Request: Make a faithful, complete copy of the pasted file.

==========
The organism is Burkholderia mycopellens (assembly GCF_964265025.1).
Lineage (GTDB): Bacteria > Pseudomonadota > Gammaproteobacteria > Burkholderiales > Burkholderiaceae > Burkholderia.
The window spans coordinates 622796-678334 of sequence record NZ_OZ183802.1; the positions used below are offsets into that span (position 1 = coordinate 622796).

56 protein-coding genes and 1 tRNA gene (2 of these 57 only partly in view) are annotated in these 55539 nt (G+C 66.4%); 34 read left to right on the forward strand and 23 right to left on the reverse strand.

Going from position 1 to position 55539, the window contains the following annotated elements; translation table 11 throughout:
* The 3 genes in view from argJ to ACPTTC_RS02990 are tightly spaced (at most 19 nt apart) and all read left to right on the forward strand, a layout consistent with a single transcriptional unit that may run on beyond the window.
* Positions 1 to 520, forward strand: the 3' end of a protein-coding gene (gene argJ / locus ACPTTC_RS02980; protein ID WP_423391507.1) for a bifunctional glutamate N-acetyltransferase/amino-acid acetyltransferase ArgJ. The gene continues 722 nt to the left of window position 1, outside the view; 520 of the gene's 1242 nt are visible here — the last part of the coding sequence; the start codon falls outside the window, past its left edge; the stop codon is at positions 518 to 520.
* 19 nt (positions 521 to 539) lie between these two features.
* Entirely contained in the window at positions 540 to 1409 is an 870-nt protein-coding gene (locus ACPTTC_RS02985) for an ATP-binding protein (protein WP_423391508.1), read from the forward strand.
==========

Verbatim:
The organism is Burkholderia mycopellens (assembly GCF_964265025.1).
Lineage (GTDB): Bacteria > Pseudomonadota > Gammaproteobacteria > Burkholderiales > Burkholderiaceae > Burkholderia.
The window spans coordinates 622796-678334 of sequence record NZ_OZ183802.1; the positions used below are offsets into that span (position 1 = coordinate 622796).

56 protein-coding genes and 1 tRNA gene (2 of these 57 only partly in view) are annotated in these 55539 nt (G+C 66.4%); 34 read left to right on the forward strand and 23 right to left on the reverse strand.

Going from position 1 to position 55539, the window contains the following annotated elements; translation table 11 throughout:
* The 3 genes in view from argJ to ACPTTC_RS02990 are tightly spaced (at most 19 nt apart) and all read left to right on the forward strand, a layout consistent with a single transcriptional unit that may run on beyond the window.
* Positions 1 to 520, forward strand: the 3' end of a protein-coding gene (gene argJ / locus ACPTTC_RS02980; protein ID WP_423391507.1) for a bifunctional glutamate N-acetyltransferase/amino-acid acetyltransferase ArgJ. The gene continues 722 nt to the left of window position 1, outside the view; 520 of the gene's 1242 nt are visible here — the last part of the coding sequence; the start codon falls outside the window, past its left edge; the stop codon is at positions 518 to 520.
* 19 nt (positions 521 to 539) lie between these two features.
* Entirely contained in the window at positions 540 to 1409 is an 870-nt protein-coding gene (locus ACPTTC_RS02985) for an ATP-binding protein (protein WP_423391508.1), read from the forward strand.